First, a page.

Bill Haveron

posAbout this artist

Essay by Susie Kalil

For Bill Haveron, even more than most artists, drawing is the soil out of which his thinking grows—the very core of his style. And Haveron's line—there's nothing quite like it, which is why viewers see all things in it. The strokes tower, bevel, loop and dart. The sureness of his hand is almost infallible. The contours crackle and splinter; the color bleeds, just as his images shift, fuse and transmute. The highly-charged velocity, set down at collision speed, endows Haveron's people, vegetation, animals and hybrid creatures with smoldering intensity that is pronounced, arresting and inescapable. Throughout, Haveron's line is coextensive with image. It does not describe it; rather, it embodies it.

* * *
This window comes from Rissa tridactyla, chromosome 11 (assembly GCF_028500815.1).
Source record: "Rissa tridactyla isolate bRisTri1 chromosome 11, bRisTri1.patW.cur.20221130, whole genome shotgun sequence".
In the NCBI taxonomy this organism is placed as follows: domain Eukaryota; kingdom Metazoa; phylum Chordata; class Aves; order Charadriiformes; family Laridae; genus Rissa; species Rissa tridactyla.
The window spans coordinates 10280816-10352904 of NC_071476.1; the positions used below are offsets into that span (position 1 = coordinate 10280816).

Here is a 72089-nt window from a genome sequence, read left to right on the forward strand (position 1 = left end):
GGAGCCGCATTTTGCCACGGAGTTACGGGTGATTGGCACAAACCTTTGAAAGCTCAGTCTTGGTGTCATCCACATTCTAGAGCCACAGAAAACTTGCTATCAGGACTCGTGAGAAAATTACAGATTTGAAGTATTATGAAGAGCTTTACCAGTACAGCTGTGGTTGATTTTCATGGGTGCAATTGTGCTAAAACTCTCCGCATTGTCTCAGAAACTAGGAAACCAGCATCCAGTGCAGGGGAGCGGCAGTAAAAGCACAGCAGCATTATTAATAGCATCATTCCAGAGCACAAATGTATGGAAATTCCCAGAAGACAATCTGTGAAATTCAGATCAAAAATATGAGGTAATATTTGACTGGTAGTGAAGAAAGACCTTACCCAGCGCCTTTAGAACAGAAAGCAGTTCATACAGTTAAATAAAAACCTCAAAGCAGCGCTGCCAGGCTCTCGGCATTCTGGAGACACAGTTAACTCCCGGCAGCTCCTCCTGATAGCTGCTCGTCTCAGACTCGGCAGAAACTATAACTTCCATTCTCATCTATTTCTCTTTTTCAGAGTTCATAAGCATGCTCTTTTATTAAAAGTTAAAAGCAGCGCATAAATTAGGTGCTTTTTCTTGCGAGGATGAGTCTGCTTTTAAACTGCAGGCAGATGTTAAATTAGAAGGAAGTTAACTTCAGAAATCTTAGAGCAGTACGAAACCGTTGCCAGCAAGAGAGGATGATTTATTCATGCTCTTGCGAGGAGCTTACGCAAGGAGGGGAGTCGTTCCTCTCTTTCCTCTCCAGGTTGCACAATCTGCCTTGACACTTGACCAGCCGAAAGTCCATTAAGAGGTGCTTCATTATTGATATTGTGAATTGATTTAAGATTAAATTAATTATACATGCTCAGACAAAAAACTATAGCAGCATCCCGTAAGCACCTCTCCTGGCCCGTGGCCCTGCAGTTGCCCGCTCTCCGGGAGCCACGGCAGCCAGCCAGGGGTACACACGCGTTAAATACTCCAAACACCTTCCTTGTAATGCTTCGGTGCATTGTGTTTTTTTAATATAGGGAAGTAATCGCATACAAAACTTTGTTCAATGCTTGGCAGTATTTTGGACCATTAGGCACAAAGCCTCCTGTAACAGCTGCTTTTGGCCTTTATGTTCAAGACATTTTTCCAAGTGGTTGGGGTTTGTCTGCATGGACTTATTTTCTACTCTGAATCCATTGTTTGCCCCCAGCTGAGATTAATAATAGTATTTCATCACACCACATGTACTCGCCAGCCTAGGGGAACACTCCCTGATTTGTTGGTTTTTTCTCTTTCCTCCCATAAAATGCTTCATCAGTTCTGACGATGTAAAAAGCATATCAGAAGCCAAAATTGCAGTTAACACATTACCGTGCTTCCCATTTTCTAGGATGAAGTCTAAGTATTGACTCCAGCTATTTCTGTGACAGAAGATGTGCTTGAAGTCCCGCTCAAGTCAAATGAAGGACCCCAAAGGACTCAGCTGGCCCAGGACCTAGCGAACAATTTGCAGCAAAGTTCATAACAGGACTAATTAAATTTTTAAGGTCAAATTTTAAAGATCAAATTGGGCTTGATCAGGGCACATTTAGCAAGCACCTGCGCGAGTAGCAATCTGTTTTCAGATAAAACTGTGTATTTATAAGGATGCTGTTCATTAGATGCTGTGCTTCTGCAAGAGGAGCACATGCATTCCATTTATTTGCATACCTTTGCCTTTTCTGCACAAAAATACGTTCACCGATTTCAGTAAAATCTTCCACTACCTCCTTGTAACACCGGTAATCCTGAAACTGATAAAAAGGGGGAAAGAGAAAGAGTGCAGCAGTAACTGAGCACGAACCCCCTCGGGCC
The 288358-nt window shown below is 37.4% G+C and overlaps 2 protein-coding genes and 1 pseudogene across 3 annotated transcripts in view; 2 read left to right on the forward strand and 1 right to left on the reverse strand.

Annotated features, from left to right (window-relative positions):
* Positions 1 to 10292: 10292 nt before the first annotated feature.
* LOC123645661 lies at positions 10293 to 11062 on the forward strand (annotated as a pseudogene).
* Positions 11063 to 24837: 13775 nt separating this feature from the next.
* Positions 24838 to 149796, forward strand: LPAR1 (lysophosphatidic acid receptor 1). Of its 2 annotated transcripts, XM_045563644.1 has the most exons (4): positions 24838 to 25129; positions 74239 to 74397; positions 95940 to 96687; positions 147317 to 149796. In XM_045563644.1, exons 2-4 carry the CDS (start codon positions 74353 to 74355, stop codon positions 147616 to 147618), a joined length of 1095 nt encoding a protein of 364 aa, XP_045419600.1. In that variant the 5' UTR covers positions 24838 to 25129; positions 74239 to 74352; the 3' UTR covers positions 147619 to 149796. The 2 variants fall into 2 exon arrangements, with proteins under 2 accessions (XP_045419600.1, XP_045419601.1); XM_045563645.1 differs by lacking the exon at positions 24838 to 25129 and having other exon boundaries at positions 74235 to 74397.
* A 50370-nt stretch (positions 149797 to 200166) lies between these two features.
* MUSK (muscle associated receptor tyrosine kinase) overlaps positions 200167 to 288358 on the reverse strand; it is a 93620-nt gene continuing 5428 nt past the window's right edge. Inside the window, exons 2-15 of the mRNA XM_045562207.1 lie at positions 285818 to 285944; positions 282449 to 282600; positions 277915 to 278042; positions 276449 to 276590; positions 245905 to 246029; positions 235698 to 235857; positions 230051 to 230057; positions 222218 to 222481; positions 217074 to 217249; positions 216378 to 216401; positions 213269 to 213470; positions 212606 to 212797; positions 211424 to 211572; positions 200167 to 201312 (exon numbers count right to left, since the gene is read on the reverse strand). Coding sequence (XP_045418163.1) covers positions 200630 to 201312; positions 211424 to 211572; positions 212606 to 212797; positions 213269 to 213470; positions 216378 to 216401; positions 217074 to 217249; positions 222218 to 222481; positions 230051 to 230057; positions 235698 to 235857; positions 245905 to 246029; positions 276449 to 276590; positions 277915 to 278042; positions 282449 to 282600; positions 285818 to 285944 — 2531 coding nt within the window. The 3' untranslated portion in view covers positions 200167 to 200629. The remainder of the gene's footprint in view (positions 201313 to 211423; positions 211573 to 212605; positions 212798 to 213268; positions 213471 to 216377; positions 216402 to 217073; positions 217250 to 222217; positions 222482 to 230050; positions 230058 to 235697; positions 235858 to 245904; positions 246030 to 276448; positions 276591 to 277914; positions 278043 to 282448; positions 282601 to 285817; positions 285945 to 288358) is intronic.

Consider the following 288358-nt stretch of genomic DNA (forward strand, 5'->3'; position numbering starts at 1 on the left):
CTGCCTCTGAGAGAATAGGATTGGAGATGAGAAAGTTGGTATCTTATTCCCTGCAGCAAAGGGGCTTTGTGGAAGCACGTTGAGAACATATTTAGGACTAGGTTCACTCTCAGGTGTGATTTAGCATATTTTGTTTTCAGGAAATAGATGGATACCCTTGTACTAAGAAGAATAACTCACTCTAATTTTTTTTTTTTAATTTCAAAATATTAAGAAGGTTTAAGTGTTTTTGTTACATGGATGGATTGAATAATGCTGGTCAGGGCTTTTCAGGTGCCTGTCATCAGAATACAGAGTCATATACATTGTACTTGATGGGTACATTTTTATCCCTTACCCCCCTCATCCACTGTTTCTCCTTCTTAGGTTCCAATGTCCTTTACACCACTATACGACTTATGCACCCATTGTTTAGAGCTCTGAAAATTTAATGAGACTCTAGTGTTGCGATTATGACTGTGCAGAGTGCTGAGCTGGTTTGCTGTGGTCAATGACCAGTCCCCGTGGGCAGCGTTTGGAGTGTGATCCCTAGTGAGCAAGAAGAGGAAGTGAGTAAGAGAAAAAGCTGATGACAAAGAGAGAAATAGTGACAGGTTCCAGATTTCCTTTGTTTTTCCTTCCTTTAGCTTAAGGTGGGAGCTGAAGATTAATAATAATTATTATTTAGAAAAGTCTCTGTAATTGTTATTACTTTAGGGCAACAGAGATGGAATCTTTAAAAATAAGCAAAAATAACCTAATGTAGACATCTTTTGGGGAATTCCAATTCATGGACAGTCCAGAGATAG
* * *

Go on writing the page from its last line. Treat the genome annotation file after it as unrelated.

For decades, Haveron's art has been influenced by experiences as a youth at his mother's honky-tonk bar and spooky agrarian upbringing in Bryan, Texas. The darkly enchanting narratives at KHFA describe a vision as generous as it is wounded. Life can be genuinely gruesome, and civilization is but an easily flayed veneer. About this, Haveron makes no bones. Yet he delivers the storylines with an undeniable delicacy and self-effacing humor that curdle into some kind of gut clutching optimism. These images can make you chuckle or wince in less time than it takes to read a cut-line. I'm sure many viewers either closely examine Haveron's trailer-park narratives, or give the works a once-over then head for fresh air. An existentialist with sharp technical skills, Haveron seeks both to draw and provoke. They are intimately diaristic, serve as meditations on family life, and demonstrate his keen awareness of the urgent needs of contemporary society. Deep in his work is the need to be separate and the fear of it, and also conversely the need to connect and the fear of it. These drawings are about many things: about longing, good and evil, and those who fall in between. Haveron has a gift for staring at human frailty—our meanness, fear and distress—so intently that he burrows down to its absurd and hapless core.